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Games and assessment: a closer look
Assessment is critical. It’s one thing to ask a few questions, or just trust that “they’re learning” but it’s another to really measure enduring understandings. With the rise of No Child Left Behind, and state standardized testing, this becomes even more important.
Of course, it’s slightly more complicated than this. If we want basic understandings, we use basic assessments. If we are aiming for deeper understandings, we use more complex instruments.
Again, we return to our learning objectives.
Are we looking for simple understandings? Use a simple quiz, true/false, multiple choice, etc…
Are we looking for complex understandings? How about machinima, or an interactive website? Perhaps a documentary project? Maybe a presentation to some younger students? An art project? Perhaps they could put on a small play, dressing up as different pieces of cargo which travel around the world (if we stick with our example)?
The thing of it is, simple assessments are easier to measure. But technology, as a rule - confers complex understandings…thus requiring more sophisticated assessment tools.
1) When you use games in education, you must use good assessment.
2) Assessments should be “displayable” - if you do a play, or some live project, “webify” it and share it.
3) Make sure assessments answer your original questions!
Example: My learning goal is to teach a class of 7th grade students the role of sea commerce in the mid to late 1700’s. We’ll use a documentary-style machinima…this involves taking 40 or 50 screen-shots from our game (we’ll use Sid Meier’s Pirates) and then record ourselves speaking about different events in the game. We can then upload this to a website, share it on a CD, etc…We’ll ask students to answer 10 different questions related to our learning objectives.
QUESTION 4: What are some teaching techniques?
If we just put a kid in front of a computer game, wait an hour, and expect something magical to happen, we will be sorely disappointed. Theremight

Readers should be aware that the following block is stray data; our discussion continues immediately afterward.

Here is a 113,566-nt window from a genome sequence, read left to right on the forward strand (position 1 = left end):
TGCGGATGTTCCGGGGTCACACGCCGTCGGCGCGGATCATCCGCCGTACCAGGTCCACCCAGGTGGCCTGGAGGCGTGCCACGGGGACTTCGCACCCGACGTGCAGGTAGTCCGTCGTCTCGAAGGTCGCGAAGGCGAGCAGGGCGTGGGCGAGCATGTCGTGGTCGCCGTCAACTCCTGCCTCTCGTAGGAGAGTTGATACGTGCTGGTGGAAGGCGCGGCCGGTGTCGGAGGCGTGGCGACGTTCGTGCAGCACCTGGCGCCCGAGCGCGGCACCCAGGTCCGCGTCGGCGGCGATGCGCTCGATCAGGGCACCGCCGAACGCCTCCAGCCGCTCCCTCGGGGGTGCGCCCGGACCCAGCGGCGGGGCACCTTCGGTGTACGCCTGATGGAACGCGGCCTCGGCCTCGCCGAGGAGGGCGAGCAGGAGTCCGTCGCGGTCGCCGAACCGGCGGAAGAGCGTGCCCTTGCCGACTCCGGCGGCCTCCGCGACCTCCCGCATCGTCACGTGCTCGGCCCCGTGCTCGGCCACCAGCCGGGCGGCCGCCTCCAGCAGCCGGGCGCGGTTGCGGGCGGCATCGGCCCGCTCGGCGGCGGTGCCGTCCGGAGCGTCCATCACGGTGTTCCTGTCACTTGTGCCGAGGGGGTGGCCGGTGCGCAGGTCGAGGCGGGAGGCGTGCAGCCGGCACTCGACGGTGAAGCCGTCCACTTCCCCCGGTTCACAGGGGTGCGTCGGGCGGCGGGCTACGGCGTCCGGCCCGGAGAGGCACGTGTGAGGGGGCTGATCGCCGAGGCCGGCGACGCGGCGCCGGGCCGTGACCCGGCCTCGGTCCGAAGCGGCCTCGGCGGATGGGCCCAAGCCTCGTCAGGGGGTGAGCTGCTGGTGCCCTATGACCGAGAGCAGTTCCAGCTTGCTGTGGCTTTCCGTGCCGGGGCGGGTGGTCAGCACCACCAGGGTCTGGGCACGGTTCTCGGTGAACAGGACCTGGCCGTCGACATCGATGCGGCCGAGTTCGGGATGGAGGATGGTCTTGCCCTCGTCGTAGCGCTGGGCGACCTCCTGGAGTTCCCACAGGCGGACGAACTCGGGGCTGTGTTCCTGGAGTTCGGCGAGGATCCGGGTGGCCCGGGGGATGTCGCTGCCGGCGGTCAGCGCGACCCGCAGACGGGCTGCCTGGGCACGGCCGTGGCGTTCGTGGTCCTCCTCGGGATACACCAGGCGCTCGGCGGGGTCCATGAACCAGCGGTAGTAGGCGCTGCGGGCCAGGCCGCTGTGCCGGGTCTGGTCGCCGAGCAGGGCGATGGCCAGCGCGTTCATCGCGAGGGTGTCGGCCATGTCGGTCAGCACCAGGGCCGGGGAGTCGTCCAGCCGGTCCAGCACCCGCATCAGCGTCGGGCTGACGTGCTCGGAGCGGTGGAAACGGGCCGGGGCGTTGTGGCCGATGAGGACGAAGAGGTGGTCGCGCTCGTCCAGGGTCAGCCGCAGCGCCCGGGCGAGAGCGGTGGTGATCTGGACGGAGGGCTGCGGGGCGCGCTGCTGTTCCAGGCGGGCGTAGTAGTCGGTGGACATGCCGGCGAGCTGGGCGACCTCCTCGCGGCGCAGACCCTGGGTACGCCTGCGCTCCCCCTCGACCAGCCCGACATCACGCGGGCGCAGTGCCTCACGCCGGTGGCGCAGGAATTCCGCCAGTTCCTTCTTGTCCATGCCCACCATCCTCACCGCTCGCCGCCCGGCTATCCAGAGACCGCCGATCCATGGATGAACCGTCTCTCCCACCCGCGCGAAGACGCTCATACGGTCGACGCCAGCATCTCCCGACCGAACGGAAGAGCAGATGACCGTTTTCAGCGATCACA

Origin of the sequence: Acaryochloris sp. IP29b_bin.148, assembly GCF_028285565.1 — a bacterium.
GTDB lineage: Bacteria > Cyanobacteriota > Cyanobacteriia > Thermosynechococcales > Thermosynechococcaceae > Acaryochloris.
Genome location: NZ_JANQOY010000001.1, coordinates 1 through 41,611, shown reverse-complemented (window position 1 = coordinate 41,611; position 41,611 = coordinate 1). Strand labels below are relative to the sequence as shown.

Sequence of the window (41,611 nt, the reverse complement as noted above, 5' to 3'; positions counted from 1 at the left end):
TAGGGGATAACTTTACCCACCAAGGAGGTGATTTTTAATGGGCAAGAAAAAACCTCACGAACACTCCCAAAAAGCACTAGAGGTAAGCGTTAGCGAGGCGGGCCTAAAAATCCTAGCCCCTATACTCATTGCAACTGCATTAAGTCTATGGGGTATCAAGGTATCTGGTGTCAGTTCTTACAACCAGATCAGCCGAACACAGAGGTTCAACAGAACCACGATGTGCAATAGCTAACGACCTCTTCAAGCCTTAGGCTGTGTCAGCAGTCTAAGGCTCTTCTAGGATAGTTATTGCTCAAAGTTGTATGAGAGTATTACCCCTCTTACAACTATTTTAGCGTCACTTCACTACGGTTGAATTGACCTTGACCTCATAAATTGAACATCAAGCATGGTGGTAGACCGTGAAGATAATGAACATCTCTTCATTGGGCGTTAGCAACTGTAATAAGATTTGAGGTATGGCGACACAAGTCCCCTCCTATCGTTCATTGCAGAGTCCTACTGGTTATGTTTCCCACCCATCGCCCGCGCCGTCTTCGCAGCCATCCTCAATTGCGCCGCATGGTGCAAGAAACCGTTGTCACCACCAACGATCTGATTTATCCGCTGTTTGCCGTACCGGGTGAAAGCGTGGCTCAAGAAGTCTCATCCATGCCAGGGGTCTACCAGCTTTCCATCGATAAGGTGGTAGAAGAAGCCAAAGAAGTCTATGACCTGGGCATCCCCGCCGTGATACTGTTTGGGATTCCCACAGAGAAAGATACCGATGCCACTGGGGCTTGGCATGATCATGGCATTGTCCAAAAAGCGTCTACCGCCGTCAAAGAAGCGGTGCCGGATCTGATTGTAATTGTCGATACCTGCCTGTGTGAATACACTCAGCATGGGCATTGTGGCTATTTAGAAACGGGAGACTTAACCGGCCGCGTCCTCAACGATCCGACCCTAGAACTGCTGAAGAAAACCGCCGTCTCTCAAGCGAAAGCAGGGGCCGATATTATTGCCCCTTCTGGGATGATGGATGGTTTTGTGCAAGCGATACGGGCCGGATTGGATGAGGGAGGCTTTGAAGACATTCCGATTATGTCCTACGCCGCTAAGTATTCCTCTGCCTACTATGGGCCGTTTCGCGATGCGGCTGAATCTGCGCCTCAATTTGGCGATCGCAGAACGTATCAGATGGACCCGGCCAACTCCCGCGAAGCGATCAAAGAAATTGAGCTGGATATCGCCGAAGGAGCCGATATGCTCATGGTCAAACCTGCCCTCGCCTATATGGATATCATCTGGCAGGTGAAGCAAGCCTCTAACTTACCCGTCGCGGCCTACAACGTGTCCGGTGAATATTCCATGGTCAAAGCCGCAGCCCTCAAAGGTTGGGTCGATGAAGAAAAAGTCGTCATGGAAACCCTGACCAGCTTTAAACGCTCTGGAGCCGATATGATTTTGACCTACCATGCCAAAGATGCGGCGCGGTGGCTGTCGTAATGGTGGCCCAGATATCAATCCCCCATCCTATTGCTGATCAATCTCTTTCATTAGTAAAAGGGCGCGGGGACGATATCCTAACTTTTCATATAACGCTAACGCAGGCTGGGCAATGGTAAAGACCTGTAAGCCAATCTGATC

be some learning, but it will be unstructured, and difficult to assess.
However, if we build an instructional framework around the game, we are able to guide the learning activity. I’ve found this is true for learning activities involving TV’s, movies, and even field trips…the better the guiding (or structure), the more the children can organize their thinking around something (I’ll talk about to much instructional design in just a moment).
Here are some strategies:
1) Put a list of questions and a pencil next to each student. Questions are linked to gameplay and your learning objectives.
2) Begin the lesson with a brief question period. Ask more questions than you answer. Encourage students to develop questions related to the content material. Write the questions on the board. At the end of the lesson, spend at least 10 full minutes answering the questions.
3) Working in teams of 2, have students solve a puzzle related to the content (a fill in the blank puzzle would work).
4) Use a rubric for an oral presentation related to the content material.
5) Ask students to spectacularly fail. Ask them why they failed. be very specific.
6) Make a guide for a new player - top 6 great strategies, or top 10 helpful hints.
7) Ask students to make a FAQ about the content material.
The key point with all these strategies is to develop anACTIVE ENGAGEMENT
. If you are a teacher, and you know what you are doing, you should be able to fan the flames of active interest. I’m sad to say it would not be very difficult to kill the fun in a game by picking it apart to the point where children were not able to enjoy the game as a whole. We are just asking them to think about it.
A brief word about to much structure. One of the really cool things about games is they are fun. We need to balance this fun energy with our responsibilities as professional educators.